Fighting over the frying pan
There is nothing quite so satisfying as a celebrity divorce. There is a pleasing sense of schadenfreude in knowing that people for whom everything appears so wonderful and perfect can have as miserable and depressing a time as the rest of us. We can also gloat in having known that it would never work because ‘she’s so talented and he’s, well, a bodyguard’ and because getting hitched only weeks after meeting usually turns out not to be the good idea it seemed at the time.
I do wonder just how rich some of these celebs (most of whom I can’t name) would be if they stopped getting married and divorced all the time. And how much poorer their lawyers would be. Fortunately for your predominantly American celeb, and unlike in England, no-fault divorce is available in every state (amazing given the otherwise fundamentalist approach of some of them), which at least saves them a bit of time.
Even though divorce is no longer shameful and it has little or no impact on your social status (in some cases it might even be said to enhance it), to get divorced in England someone has to be to blame. The only no-fault option means enduring two years’ separation with consent or five years’ separation without consent. If you can’t wait that long, you’ll have to prove adultery, unreasonable behaviour or desertion.
This gives rise to some spectacularly bizarre divorce petitions. Like the woman who sued for divorce because her husband insisted she dressed and spoke like a Klingon; or the man who declared his wife had repeatedly and maliciously served him his least favourite meal, tuna casserole (the smell of tinned fish is fairly offensive, but even I wouldn’t call it grounds for divorce).
There was the respondent who ‘insisted that his pet tarantula, Timmy, slept in a glass next to the matrimonial bed’, the man whose wife flirted with any builder or tradesman ‘declaring that she could not stop herself’ and, my all-time favourite, the woman who said her husband had not spoken to her for 15 years, communicating only by Post-It note.
Way back in 1996 the government discussed introducing no-fault divorce, but the idea was dropped because of fears it would make divorce too easy. But it can’t be that hard now, with one in three marriages failing by their 15th year, 40% of marriages ending in divorce and 70% of second (so much for being older and wiser).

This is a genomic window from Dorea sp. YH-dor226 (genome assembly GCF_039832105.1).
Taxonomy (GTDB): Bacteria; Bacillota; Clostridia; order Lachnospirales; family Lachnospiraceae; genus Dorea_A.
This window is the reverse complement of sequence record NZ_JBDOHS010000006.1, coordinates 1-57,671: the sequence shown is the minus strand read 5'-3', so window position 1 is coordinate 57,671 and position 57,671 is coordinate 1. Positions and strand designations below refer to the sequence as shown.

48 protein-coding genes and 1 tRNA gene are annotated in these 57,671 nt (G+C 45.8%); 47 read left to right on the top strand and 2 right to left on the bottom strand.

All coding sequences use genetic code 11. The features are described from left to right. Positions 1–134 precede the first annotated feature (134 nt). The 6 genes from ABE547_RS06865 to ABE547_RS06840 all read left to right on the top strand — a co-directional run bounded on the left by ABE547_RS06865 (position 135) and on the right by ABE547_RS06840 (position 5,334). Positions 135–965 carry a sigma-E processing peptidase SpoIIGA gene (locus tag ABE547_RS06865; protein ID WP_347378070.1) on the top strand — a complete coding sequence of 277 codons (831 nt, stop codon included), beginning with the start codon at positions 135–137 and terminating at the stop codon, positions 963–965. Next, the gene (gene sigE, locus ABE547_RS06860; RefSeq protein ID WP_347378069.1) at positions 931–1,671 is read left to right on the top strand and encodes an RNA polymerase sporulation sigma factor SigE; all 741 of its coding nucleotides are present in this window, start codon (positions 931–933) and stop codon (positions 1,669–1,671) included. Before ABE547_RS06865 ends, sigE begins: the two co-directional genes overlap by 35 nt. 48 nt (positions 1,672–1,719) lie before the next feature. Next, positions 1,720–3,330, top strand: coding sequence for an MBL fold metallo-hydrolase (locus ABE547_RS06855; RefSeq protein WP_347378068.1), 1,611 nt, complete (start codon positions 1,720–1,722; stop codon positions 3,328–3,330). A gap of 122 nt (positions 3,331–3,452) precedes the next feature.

On the other hand, by requiring couples to apportion blame and designating the process as judicial rather than purely administrative, it takes time and, inevitably, costs money. It also encourages acrimony and it seems quarrelling couples are increasingly determined to stop at nothing to grab what they can out of their failing marriage, often just out of spite.
One couple ran up a legal bill of more than £2,000 arguing over a set of bed linen. Lawyers have also reported arguments over a suit of armour, dustbins in the shape of Disney characters and even frying pans, smoked salmon and expensive mustard. One couple, both lawyers, managed to squander most of their significant fortune paying other lawyers to argue over their assets.
If all this is a potentially expensive inconvenience, getting a clear idea as to what you can expect from your divorce settlement is about as likely as a lifelong celebrity marriage. The Law Commission has described divorce laws as so ‘incomplete and uninformative’ and ‘inaccessible and difficult to discover’ giving judges no proper guidance about the fairest way to divide a couple’s assets.
There are no clear rules on how to split pre-marital assets and no legal definition of the financial needs of a spouse or clarity as to the extent divorcees should carry on supporting each other. No wonder judges in the family court have been compared to a bus driver, who has been told he has to drive the bus and how to do it, but not where to go or why he is going there.
Last month, the Law Commission launched a consultation into reforming the divorce laws, which haven’t changed since 1969 when most women gave up work when they got married and a prenup was probably just an agreement about what time the husband would get his dinner on the table.
Following the ruling in favour of German heiress Katrin Radmacher in 2010 giving force to properly-drafted prenups for the first time, their use has been on the increase. As well as considering whether prenups should be explicitly recognised in law, the consultation looks at the driving principle in divorce: should it be meeting the needs of the less well-off spouse or assuming equal shares based on contribution to the success of the marriage?
I oversimplify it greatly, but it’s a tricky business. Our family legal system of ‘bespoke settlements’ has made London the divorce capital of the world where the less-well-off spouses of the rich and famous file for divorce in the hope of achieving a more generous award than they would likely get in their own country.
It is almost certainly impractical and undesirable to force every couple into a one-size-fits-all formula, but it is also difficult to accept the status quo as the only, or best, option. Ultimately, the debate rests on whether the Law Commission opts for a divorce law that offers a sense of clarity of consistency, or one which enables the superstar divorce lawyers of the super-wealthy to flourish.